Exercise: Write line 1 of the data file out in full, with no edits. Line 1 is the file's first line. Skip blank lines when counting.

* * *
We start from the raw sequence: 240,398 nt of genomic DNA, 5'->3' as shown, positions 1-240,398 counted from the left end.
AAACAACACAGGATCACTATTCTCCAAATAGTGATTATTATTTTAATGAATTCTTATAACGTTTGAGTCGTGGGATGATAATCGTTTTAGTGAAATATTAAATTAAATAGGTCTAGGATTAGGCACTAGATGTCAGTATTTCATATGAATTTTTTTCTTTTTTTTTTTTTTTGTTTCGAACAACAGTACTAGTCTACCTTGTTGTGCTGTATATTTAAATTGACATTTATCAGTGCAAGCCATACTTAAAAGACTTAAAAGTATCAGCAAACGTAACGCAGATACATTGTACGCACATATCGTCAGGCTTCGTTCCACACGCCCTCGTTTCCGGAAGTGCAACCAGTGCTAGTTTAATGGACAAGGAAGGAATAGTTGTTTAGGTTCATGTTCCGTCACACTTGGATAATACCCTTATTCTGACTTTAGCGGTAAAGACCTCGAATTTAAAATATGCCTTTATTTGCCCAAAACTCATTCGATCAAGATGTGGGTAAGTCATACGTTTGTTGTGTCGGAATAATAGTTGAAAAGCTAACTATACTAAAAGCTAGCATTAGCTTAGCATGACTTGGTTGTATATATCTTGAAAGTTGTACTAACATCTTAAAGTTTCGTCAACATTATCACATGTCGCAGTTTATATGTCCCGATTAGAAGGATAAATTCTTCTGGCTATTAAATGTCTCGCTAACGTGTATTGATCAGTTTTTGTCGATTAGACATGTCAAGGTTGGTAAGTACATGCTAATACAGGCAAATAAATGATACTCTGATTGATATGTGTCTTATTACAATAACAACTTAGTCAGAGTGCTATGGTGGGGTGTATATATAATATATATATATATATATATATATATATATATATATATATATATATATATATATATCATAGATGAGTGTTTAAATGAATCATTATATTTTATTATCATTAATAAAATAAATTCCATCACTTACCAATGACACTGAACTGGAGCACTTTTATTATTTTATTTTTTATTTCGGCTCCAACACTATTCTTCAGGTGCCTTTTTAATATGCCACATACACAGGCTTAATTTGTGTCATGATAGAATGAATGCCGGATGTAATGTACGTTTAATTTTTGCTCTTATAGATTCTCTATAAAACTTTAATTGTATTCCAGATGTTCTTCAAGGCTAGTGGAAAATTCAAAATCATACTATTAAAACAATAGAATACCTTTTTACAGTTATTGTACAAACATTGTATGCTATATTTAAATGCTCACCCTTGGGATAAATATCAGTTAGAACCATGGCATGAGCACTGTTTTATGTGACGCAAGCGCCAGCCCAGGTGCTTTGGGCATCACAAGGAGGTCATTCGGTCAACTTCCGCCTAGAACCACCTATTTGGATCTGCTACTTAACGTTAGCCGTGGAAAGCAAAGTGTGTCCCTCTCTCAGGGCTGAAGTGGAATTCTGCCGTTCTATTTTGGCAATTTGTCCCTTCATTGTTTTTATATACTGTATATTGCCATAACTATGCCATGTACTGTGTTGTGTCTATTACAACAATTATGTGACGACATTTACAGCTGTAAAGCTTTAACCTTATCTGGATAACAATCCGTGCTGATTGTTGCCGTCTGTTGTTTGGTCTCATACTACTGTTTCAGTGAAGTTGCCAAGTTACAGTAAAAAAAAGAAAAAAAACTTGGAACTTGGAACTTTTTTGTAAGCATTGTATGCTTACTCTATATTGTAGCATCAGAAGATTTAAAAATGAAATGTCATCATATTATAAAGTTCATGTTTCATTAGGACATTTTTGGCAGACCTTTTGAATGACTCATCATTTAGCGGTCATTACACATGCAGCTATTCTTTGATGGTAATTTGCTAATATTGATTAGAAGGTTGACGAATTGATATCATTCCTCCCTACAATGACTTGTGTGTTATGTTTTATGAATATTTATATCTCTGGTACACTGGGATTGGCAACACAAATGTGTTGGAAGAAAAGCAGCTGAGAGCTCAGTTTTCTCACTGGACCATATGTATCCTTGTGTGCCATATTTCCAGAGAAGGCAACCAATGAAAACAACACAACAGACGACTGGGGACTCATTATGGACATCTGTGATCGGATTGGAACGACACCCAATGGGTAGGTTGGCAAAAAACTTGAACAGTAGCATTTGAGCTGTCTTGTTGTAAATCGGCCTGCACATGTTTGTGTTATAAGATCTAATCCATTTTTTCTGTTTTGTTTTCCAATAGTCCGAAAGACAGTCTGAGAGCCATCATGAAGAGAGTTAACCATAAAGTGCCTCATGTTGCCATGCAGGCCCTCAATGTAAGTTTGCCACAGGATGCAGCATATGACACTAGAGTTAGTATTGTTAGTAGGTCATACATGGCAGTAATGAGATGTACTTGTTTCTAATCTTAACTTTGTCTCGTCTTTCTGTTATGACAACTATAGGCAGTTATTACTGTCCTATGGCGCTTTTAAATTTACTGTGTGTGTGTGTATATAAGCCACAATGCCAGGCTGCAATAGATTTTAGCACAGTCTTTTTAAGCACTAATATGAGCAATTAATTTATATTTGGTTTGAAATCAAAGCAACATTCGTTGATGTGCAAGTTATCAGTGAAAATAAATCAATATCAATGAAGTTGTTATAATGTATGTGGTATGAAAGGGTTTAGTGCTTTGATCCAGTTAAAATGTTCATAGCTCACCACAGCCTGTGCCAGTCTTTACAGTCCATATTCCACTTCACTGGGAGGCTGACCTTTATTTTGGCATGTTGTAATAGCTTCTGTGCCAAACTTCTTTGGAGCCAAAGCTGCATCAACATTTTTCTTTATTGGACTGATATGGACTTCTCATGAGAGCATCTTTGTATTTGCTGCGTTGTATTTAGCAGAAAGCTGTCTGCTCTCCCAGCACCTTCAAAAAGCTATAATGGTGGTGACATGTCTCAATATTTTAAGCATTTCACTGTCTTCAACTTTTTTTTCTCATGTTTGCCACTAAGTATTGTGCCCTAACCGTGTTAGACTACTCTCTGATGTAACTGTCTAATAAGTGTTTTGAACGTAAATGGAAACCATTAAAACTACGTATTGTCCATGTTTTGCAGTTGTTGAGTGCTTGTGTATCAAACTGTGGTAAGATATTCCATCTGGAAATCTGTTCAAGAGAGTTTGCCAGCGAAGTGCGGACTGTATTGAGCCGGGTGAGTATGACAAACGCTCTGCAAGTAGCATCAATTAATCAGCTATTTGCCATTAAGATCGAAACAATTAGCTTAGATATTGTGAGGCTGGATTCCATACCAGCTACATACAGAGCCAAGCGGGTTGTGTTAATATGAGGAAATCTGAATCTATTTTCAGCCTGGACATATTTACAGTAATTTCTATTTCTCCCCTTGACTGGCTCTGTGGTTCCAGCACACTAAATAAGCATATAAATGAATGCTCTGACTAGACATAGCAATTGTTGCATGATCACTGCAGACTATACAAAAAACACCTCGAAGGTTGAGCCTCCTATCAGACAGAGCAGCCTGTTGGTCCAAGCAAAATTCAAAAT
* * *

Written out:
We start from the raw sequence: 240,398 nt of genomic DNA, 5'->3' as shown, positions 1-240,398 counted from the left end.